Like the Dinosaur if we don’t continually learn and adapt we run the risk of becoming extinct. For most of my career I have always used the IE debugger for JavaScript despite knowing that Chrome DevTools was far better with richer features and generally quicker to use.

Why?

Guess I had a reluctance to move away from that which is familiar to me as JavaScript development has never been my favorite language though times are starting to change! I have made the move now to Chrome not only because the debugger is much nicer but for CRM there a number of great Chrome extensions to help increase my productivity and I never liked having to switch across different browsers just to develop in CRM. Every browser has its own nuances especially when working with Dynamics 365 so the less browsers I have to use the better!!.

Chrome Debugger Broken

Unfortunately, I was caught out by an issue recently which frustrated my adoption of it. I’m unsure of the cause is down to CRM, Chrome or a combination but when trying to debug some code Chrome would not highlight the line both when it went to the break point and afterwards when trying to step through the code. It only happened when I included this line within a HTML web resource.

<script src="ClientGlobalContext.js.aspx" type="text/javascript"&gt;</script&gt;

Yet the IE debugger worked fine and as expected (makes a change!).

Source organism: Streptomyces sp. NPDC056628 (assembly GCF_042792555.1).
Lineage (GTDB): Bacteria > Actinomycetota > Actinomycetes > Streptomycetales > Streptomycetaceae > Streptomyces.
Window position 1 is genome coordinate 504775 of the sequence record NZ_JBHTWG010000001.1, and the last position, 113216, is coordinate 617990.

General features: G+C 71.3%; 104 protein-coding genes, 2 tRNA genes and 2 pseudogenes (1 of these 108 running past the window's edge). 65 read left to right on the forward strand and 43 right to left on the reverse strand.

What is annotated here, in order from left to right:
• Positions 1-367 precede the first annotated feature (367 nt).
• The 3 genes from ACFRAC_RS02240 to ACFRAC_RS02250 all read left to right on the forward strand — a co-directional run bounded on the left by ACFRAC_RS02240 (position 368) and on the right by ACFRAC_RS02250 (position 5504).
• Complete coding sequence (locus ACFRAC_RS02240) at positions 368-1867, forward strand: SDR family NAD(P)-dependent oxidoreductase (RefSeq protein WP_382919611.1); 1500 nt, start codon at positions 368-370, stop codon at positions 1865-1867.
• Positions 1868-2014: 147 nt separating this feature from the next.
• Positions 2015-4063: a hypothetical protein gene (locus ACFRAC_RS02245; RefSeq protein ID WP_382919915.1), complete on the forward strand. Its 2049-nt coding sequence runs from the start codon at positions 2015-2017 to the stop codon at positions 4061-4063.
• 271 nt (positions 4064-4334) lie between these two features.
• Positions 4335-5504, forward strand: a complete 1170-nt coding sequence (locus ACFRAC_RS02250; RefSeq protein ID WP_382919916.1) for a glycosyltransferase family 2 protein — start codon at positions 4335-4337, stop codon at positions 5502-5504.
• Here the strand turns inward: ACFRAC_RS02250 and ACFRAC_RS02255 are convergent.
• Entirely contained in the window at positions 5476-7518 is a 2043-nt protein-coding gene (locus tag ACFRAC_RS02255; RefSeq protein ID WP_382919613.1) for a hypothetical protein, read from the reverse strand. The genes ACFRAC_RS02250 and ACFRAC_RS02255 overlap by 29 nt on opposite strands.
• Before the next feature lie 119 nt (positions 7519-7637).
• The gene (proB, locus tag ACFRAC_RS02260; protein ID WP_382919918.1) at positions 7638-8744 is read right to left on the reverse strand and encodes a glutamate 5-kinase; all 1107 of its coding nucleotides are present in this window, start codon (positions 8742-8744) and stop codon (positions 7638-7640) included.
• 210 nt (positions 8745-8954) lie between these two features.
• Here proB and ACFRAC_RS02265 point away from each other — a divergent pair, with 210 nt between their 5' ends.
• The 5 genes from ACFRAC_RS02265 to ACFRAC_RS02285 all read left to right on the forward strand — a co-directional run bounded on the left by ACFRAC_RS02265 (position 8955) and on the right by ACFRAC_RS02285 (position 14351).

Here is what it looked like!

Not working the code line is not highlighted

Then we remove the JS include and everything is fine:

Current line is highlighted in Chrome debugger

Ar first I thought a workaround was to place the code in a separate JS file. That works fine for when calling functions in that library but if the web resource has JS code within it too that you need to step-through you are out of luck my friend. At time of writing I don’t have an older VM available to test but I am sure this issue only occurs in the following scenario:

D365 Online v9.1.0.9228 + Chrome (v77.0.3865.90) + HMTL Web Resource and trying to include the Global Context library.

Otherwise how would anyone be able to debug there web resource code using Chrome if the JavaScript is inline with the HTML? Then the light bulb moment finally arrived… it would be highly unlikely in a real world scenario that it would be done this way in first place! If you look at the SDK samples (E.g. JavaScriptRESTDataOperations) the HTML web resource has no inline script it is all done via other libraries namely

  • SDK.REST.js
  • JavaScriptRESTDataOperationsSample.js

Plus, now that I come to think about it I have always avoided inline JS code where possible and favored reusable / encapsulated code within appropriate libraries.

What’s the lesson

I have spent a serious amount of time trying to understand a problem, that is highly unlikely to ever actually be a damn problem in the first place. Well done me! Take a bow Antony Grrr.

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